1/2 to 3/4 cup water
6 pinches of salt
1 tablespoon of shortening—I prefer butter

Mix all the ingredients.  It will form a dough-like ball.

Let the kiddos pour and mix the ingredients….kneading the dough is a great sensory-motor activity!!! 

Press onto a cookie sheet to a thickness of ½ inch. ( I rolled it out on a floured board first and then finished by pressing it out on the cookie sheet)
Using a fork, poke holes lightly and randomly over the dough.   

Another great opportunity for the kids—-let them roll out the dough and then help them compare the differences between the round ball they started with and the flattened dough they are rolling and stretching

Bake in a preheated oven at 400°F for about 20 minutes.   Keep checking to be sure it doesn’t burn! 

Remove from oven and cut into 3-inch squares

Serve crackers with cheese cubes and grapes!!  (or a bowl of soup if you’re eating this at home)

 

Looking for some pirate lingo to use on September 19th????

Pirate Phrases

Aaaarrrrgggghhhh! – exhortation of discontent or disgust

Ahoy! – Hello!

Ahoy, Matey – Hello, my friend!

Ahoy, me Hearties! – the same as saying “Hello, my friends!”

All hand hoay! – comparable to all hands on deck

Avast
ye
- stop and check this out or pay attention

Aye – yes

Batten down the hatches – put everything away on the ship and tie
everything down because a storm is brewing

Bilge-sucking – insult

Blimey! – exhortation of surprise

Blow me down! – expression of shock of disbelief akin to “Holy
Crap!”

Blow the man down – command to kill someone

Booty – treasure

Buccaneer – a pirate

Bucko – a buccaneer

Cat O’Nine Tails – a whip with nine strands

Corsair – pirates in the Mediterranean Sea

Crow’s nest – small platform atop the mast where the lookout
stands

Cutlass – short heavy curved bladed sword used by pirates

Davy Jones’ Locker – fabled, mythical place at the bottom of the ocean
where the evil spirit of Davy Jones brings sailor and pirates to die

Dead men tell no tales – phrase indicating to leave no survivors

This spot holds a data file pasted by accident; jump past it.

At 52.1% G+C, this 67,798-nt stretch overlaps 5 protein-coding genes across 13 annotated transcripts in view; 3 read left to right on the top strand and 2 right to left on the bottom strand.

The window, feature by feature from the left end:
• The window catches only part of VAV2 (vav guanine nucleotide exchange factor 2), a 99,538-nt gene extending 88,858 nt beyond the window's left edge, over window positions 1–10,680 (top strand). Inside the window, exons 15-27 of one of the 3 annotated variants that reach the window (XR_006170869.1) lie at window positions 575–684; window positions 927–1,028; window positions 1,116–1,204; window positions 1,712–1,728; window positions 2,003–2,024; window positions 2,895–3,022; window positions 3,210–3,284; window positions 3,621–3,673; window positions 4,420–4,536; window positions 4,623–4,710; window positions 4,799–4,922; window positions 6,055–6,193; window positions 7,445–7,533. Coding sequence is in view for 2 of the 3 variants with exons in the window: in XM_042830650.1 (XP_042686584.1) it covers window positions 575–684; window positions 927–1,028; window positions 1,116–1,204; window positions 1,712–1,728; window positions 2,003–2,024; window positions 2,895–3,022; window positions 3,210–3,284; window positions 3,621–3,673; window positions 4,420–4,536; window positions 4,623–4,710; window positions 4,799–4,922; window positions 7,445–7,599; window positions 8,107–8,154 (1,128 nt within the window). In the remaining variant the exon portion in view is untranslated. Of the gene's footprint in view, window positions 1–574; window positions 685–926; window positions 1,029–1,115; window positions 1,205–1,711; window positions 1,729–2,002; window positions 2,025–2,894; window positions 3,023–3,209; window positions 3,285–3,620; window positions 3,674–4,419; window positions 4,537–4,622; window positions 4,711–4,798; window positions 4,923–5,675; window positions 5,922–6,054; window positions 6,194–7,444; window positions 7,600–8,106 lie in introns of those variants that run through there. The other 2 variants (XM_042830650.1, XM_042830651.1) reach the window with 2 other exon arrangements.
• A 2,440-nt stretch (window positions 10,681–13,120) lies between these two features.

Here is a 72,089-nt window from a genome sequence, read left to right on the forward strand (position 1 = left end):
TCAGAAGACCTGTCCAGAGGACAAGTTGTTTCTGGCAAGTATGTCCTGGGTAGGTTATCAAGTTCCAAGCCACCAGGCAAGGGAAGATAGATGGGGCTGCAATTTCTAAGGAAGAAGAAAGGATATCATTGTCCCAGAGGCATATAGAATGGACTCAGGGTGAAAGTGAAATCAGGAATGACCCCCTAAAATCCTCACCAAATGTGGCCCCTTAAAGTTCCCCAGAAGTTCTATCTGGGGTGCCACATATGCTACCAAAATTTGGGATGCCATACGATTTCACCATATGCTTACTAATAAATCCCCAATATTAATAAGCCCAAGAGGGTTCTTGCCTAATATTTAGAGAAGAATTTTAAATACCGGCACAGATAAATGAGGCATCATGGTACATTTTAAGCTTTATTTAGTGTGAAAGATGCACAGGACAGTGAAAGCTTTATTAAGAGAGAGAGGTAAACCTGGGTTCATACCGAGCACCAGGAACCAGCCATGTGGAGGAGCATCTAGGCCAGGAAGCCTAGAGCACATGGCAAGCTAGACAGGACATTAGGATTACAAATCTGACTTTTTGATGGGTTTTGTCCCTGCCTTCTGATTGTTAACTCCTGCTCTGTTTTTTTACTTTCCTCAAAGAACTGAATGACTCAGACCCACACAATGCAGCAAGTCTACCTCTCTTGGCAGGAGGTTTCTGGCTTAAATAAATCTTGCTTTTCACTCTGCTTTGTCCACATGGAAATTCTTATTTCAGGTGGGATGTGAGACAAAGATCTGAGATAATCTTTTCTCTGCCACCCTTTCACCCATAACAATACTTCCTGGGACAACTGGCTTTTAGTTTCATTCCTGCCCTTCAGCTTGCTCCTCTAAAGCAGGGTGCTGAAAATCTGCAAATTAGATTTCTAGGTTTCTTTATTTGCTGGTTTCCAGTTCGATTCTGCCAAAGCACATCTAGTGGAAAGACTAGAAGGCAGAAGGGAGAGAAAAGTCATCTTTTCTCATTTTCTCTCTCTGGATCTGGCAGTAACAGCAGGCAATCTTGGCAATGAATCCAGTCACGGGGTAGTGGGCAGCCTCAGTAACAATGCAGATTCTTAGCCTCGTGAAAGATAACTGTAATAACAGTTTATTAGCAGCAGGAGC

Doubloons – other coins or found in pirate hoards and stashes

Feed the fish – will soon die

Hang ‘im from the yardarm – punishment of those captured in battle

Head – the pirate ship’s toilet

Heave Ho – give it some muscle and push it

Hempen Halter – a noose for hanging

Hornswaggle – to defraud or cheat out of money or belongings

Jacob’s Ladder – the rope ladder one uses to climb aboard a sloop

Jolly Roger – pirate’s flag including white skull and crossbones over
a black field

Keelhaul – punishment in which a person where dragged underneath the
pirate ship from side to side and was lacerated by the barnacles on the
vessel

Lad, lass, lassie – a younger person

Landlubber – big, slow clumsy person who doesn’t know how to sail

Letters of Marque – letters issue from governments during wartime to
privateers endorsing the piracy of another vessel

Man-O-War – pirate’s ship outfitted for battle

Me – my

Mizzen – third mast from the bow of the ship on ships that have three
or more masts

Old Salt – an experienced sailor

Pieces of eight – coins or found in pirate stashes

Pillage – rob, sack or plunder

Poop deck – the part of the ship farthest to the back, which is
usually above the captain’s quarters. This is not the bathroom.

Privateer – government-sponsored pirates

Rum – pirate’s traditional alcoholic beverage

Run a shot across the bow – warning shot to another vessel’s
captain

Savvy? – do you understand and do you agree?

Scallywag – mild insult akin to rapscallion or rogue

Scurvy dog – the pirate is talking directly to you with mild
insult

Scuttle – to sink a ship

Seadog – old pirate or sailor

Shark bait – will soon join Davy Jones’ Locker

Shipshape – cleaned up and under control

Shiver me timbers! – comparable to “Holy Crap!”